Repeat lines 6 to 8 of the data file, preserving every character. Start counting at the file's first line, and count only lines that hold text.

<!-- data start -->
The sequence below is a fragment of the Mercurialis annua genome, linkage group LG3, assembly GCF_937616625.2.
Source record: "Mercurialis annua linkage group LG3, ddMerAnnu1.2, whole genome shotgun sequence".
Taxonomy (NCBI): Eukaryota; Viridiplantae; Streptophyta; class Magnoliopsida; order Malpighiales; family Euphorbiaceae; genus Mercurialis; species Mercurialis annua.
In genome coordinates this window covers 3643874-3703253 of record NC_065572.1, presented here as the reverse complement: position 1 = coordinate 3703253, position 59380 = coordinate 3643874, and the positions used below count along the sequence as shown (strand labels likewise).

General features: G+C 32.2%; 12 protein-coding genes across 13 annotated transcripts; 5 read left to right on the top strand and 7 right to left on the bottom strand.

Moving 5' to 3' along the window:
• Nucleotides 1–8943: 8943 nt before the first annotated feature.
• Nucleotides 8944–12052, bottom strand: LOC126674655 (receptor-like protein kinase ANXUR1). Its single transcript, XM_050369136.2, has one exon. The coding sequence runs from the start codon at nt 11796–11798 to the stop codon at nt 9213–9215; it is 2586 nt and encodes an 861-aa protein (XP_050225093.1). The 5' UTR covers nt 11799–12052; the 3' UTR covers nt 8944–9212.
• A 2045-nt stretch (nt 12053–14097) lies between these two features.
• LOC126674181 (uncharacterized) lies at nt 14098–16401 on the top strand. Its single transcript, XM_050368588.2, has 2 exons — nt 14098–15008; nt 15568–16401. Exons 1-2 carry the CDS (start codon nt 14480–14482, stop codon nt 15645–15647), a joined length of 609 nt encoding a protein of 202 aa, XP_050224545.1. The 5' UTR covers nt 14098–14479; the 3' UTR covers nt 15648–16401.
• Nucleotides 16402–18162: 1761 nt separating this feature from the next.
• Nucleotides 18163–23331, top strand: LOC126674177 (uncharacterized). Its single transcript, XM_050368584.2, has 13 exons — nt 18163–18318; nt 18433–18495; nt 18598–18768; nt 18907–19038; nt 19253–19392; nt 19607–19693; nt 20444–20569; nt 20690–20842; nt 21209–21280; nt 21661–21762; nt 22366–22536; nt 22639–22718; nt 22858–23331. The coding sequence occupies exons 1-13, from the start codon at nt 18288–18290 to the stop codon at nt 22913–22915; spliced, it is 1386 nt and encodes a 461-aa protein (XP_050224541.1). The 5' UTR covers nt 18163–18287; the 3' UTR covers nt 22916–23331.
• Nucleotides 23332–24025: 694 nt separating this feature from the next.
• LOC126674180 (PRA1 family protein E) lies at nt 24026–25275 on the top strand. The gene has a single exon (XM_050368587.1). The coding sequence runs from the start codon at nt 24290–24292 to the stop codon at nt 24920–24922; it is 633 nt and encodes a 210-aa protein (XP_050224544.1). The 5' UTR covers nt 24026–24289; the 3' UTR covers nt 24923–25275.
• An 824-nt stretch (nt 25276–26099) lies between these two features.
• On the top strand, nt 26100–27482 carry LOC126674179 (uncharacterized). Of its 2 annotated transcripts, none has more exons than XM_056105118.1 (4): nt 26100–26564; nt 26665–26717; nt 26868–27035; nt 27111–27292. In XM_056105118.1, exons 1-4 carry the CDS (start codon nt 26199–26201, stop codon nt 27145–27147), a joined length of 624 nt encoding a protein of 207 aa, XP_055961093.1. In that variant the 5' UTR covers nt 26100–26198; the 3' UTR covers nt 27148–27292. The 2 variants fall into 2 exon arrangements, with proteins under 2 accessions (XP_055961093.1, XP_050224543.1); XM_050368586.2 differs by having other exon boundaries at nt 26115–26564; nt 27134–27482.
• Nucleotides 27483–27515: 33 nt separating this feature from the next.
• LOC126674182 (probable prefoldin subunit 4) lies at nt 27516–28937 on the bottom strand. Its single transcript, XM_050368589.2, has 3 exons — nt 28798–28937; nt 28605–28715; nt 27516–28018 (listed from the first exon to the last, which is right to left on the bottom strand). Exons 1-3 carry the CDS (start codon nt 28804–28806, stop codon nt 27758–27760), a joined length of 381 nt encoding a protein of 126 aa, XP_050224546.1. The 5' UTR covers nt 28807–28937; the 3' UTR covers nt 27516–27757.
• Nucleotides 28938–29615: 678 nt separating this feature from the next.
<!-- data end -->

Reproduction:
Moving 5' to 3' along the window:
• Nucleotides 1–8943: 8943 nt before the first annotated feature.
• Nucleotides 8944–12052, bottom strand: LOC126674655 (receptor-like protein kinase ANXUR1). Its single transcript, XM_050369136.2, has one exon. The coding sequence runs from the start codon at nt 11796–11798 to the stop codon at nt 9213–9215; it is 2586 nt and encodes an 861-aa protein (XP_050225093.1). The 5' UTR covers nt 11799–12052; the 3' UTR covers nt 8944–9212.